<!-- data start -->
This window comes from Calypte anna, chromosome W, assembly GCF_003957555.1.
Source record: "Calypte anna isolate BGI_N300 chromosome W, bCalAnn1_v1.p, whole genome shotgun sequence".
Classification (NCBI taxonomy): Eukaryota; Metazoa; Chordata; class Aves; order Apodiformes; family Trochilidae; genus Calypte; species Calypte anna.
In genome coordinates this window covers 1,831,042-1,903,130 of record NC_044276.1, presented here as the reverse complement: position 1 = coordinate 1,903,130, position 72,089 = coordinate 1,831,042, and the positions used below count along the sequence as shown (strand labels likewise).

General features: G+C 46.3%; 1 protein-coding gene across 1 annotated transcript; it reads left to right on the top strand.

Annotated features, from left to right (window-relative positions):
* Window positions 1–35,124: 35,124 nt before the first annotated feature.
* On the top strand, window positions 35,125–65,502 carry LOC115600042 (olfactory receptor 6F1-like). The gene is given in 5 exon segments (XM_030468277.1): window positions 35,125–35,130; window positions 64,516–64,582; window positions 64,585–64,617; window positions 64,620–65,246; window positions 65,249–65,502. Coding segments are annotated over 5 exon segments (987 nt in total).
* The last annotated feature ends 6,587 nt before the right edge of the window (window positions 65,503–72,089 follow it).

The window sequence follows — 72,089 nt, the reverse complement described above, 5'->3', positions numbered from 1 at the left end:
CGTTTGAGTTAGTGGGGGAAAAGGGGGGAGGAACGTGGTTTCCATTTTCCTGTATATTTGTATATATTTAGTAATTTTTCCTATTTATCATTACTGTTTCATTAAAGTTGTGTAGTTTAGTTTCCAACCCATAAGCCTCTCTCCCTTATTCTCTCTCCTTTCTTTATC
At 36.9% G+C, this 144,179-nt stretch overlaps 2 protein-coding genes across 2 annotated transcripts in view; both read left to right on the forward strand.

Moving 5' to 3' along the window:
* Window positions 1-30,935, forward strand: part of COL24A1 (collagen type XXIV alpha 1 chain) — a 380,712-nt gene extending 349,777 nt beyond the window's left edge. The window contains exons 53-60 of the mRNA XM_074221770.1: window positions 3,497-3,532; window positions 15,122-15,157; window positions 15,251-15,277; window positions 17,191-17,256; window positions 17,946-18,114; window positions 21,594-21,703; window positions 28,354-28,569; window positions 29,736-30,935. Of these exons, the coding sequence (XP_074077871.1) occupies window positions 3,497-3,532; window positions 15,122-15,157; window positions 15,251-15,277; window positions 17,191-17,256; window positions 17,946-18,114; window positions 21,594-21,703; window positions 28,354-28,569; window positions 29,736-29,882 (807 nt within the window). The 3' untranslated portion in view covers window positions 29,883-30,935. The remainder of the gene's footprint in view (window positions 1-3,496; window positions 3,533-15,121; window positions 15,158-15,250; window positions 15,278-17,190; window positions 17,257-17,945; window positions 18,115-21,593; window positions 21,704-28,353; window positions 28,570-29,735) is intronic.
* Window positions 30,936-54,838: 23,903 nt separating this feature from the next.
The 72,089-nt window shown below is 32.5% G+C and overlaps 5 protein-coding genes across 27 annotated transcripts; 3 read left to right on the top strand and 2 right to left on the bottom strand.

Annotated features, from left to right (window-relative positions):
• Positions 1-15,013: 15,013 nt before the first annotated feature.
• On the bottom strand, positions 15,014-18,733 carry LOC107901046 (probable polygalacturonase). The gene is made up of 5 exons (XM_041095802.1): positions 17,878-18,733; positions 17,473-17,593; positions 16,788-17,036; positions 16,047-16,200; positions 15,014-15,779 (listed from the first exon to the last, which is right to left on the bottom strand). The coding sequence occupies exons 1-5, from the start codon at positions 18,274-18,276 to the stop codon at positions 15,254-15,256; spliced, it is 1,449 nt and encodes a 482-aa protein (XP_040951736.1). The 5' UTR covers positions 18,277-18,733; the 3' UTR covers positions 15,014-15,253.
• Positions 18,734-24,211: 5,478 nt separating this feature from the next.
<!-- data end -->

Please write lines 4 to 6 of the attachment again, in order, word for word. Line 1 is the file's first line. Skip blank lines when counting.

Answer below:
In genome coordinates this window covers 1,831,042-1,903,130 of record NC_044276.1, presented here as the reverse complement: position 1 = coordinate 1,903,130, position 72,089 = coordinate 1,831,042, and the positions used below count along the sequence as shown (strand labels likewise).

General features: G+C 46.3%; 1 protein-coding gene across 1 annotated transcript; it reads left to right on the top strand.

Annotated features, from left to right (window-relative positions):